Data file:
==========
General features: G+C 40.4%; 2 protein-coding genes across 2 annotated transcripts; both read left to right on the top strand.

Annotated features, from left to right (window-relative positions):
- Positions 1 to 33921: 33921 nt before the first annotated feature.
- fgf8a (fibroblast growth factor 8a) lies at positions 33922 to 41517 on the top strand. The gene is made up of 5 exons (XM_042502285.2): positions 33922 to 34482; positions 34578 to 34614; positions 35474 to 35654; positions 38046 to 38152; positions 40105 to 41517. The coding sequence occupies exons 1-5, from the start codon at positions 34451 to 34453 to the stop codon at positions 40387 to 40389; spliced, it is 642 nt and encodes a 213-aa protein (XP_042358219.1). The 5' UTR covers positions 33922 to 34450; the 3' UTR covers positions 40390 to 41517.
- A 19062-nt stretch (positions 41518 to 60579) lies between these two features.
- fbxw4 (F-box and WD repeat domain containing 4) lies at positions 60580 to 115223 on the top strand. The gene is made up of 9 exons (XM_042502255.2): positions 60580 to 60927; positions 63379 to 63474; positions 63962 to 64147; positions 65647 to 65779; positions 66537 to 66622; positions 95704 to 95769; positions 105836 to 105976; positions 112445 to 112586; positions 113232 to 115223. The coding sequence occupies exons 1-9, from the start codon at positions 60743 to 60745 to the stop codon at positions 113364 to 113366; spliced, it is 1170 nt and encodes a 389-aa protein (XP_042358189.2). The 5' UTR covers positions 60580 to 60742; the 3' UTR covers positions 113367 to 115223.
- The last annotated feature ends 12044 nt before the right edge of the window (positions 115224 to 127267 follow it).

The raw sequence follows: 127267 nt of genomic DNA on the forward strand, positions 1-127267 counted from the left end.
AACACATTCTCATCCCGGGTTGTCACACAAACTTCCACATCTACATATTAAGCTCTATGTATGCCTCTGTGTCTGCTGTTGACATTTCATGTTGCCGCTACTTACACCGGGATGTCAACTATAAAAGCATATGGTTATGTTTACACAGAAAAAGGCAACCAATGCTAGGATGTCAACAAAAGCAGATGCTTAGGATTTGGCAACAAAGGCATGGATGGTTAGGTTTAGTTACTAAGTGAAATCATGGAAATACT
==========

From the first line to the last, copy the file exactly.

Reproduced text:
General features: G+C 40.4%; 2 protein-coding genes across 2 annotated transcripts; both read left to right on the top strand.

Annotated features, from left to right (window-relative positions):
- Positions 1 to 33921: 33921 nt before the first annotated feature.
- fgf8a (fibroblast growth factor 8a) lies at positions 33922 to 41517 on the top strand. The gene is made up of 5 exons (XM_042502285.2): positions 33922 to 34482; positions 34578 to 34614; positions 35474 to 35654; positions 38046 to 38152; positions 40105 to 41517. The coding sequence occupies exons 1-5, from the start codon at positions 34451 to 34453 to the stop codon at positions 40387 to 40389; spliced, it is 642 nt and encodes a 213-aa protein (XP_042358219.1). The 5' UTR covers positions 33922 to 34450; the 3' UTR covers positions 40390 to 41517.
- A 19062-nt stretch (positions 41518 to 60579) lies between these two features.
- fbxw4 (F-box and WD repeat domain containing 4) lies at positions 60580 to 115223 on the top strand. The gene is made up of 9 exons (XM_042502255.2): positions 60580 to 60927; positions 63379 to 63474; positions 63962 to 64147; positions 65647 to 65779; positions 66537 to 66622; positions 95704 to 95769; positions 105836 to 105976; positions 112445 to 112586; positions 113232 to 115223. The coding sequence occupies exons 1-9, from the start codon at positions 60743 to 60745 to the stop codon at positions 113364 to 113366; spliced, it is 1170 nt and encodes a 389-aa protein (XP_042358189.2). The 5' UTR covers positions 60580 to 60742; the 3' UTR covers positions 113367 to 115223.
- The last annotated feature ends 12044 nt before the right edge of the window (positions 115224 to 127267 follow it).

The raw sequence follows: 127267 nt of genomic DNA on the forward strand, positions 1-127267 counted from the left end.
AACACATTCTCATCCCGGGTTGTCACACAAACTTCCACATCTACATATTAAGCTCTATGTATGCCTCTGTGTCTGCTGTTGACATTTCATGTTGCCGCTACTTACACCGGGATGTCAACTATAAAAGCATATGGTTATGTTTACACAGAAAAAGGCAACCAATGCTAGGATGTCAACAAAAGCAGATGCTTAGGATTTGGCAACAAAGGCATGGATGGTTAGGTTTAGTTACTAAGTGAAATCATGGAAATACT